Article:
THE GIRLS: A Story of Village Life by John Bowen

THE GIRLS: A Story of Village Life

Email this review


Murder most foul in a peaceful English village, starring two determined lesbians and a bubbling septic tank--a wry, seriocomic short novel from the author of Squeak (1984) and The McGuffin (1985). In 1974, Janet Hallas, 37, and her young lover, Susan Burt, are living out the dream of many of their contemporaries in a bucolic village in the Cotswolds: they run a successful gift-shop mail-order business, grow their own vegetables, make their own butter, travel to crafts fairs, etc.--a nice, faintly hippyish existence surrounded by charming and surprisingly accepting villagers. All changes, though, when Susan has an early mid-life crisis and heads off to Crete to find herself, and a jealous Janet makes her first (and last) love with a male whom she meets at a fair--a lonely young carver of musical instruments named Alan. Sure enough, nine months later the coyly named Butch is born. By this time, Susan and Janet have reconciled, with Susan throwing herself wholeheartedly into parenting. Then, when Alan wanders into the village and discovers he has a son, Susan--certain he'll cause trouble--bashes him over the head with a butter pat and dumps him into the septic tank. And what a septic tank it is: Bowen spends pages lovingly describing its burbly, bubbling, rank and odorous contents. There are many funny false alarms as Alan decomposes, but the real crisis comes when his old partner, Bob, shows up looking for him and is nearly killed by a crazed Susan, who is quite certain Alan has risen from the muck to avenge himself on her. By the close, though, all three--not to mention Butch--work out their problems peaceably, if a little unrealistically. Not quite sure what it wants to be--a mildly Hitchcockian murder mystery or something more serious--this is a novel nearly always amusing while it's making up its mind.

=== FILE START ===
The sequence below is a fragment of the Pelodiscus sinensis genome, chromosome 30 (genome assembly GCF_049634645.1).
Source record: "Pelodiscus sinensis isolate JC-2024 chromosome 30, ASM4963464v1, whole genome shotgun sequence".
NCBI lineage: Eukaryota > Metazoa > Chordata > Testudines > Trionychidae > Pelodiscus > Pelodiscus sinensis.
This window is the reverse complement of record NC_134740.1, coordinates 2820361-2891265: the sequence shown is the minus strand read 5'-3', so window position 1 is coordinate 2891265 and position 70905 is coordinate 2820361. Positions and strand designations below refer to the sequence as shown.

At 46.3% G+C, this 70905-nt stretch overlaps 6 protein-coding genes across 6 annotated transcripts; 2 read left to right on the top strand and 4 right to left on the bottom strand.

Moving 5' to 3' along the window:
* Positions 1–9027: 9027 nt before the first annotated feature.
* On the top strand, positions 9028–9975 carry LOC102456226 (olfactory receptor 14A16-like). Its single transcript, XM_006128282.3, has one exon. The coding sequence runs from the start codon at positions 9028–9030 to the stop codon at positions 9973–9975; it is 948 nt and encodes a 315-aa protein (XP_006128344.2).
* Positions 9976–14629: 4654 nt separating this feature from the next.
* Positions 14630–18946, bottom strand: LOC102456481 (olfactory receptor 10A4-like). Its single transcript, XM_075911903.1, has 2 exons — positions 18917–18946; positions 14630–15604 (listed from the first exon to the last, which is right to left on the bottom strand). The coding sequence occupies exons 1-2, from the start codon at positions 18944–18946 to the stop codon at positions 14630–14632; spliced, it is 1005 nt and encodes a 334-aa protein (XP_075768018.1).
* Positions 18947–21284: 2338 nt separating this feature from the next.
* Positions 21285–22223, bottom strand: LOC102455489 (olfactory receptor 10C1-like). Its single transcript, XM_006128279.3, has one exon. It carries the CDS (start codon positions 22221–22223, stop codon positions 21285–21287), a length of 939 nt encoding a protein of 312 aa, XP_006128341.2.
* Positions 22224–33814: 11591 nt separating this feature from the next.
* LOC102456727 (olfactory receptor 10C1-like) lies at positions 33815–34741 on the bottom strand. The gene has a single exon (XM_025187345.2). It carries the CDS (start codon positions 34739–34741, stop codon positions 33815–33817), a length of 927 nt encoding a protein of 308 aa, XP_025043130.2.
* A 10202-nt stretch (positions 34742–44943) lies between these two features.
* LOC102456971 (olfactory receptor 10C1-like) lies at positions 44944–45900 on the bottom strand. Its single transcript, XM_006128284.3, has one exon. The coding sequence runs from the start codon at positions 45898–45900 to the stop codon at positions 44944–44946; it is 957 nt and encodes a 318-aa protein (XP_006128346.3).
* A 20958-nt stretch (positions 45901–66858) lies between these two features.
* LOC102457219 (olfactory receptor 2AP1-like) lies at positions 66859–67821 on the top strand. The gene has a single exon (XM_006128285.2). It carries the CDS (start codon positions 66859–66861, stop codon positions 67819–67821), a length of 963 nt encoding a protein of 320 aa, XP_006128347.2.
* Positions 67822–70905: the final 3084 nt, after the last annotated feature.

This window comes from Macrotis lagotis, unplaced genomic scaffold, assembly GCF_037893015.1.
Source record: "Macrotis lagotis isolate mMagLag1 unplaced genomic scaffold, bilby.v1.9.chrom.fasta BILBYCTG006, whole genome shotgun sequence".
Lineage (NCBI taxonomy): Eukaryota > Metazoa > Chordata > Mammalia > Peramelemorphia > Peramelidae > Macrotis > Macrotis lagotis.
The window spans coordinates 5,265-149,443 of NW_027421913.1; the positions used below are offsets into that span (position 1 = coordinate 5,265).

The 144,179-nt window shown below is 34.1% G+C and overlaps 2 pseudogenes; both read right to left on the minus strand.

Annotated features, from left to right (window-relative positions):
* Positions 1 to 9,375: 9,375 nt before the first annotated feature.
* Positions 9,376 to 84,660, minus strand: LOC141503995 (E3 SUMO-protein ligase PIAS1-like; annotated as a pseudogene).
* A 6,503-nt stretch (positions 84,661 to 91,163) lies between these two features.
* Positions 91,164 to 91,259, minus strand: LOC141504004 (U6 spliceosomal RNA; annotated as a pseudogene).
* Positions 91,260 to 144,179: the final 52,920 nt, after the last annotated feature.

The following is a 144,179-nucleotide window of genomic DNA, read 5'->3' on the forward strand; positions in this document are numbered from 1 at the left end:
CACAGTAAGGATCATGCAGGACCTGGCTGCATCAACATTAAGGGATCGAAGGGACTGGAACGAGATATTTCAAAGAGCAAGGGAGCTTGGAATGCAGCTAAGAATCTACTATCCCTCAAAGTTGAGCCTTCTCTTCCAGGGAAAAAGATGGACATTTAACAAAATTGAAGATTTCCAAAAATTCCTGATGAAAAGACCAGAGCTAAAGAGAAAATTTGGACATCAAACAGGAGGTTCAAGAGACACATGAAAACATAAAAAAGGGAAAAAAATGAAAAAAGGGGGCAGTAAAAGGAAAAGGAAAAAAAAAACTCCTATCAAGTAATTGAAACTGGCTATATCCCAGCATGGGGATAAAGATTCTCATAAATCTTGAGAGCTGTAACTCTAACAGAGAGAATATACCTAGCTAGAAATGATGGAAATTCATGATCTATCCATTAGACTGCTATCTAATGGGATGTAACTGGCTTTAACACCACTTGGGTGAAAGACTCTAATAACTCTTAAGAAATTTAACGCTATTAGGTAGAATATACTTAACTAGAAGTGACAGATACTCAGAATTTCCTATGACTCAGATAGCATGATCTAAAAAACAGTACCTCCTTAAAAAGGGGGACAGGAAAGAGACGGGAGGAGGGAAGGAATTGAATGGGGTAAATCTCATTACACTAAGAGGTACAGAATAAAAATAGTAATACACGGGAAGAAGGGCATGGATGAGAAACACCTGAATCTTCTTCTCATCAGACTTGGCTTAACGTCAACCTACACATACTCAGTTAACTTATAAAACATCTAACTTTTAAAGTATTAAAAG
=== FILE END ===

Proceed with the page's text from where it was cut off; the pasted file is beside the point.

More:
Pub Date: April 1st, 1987
Publisher: Atlantic Monthly--dist. by Little, Brown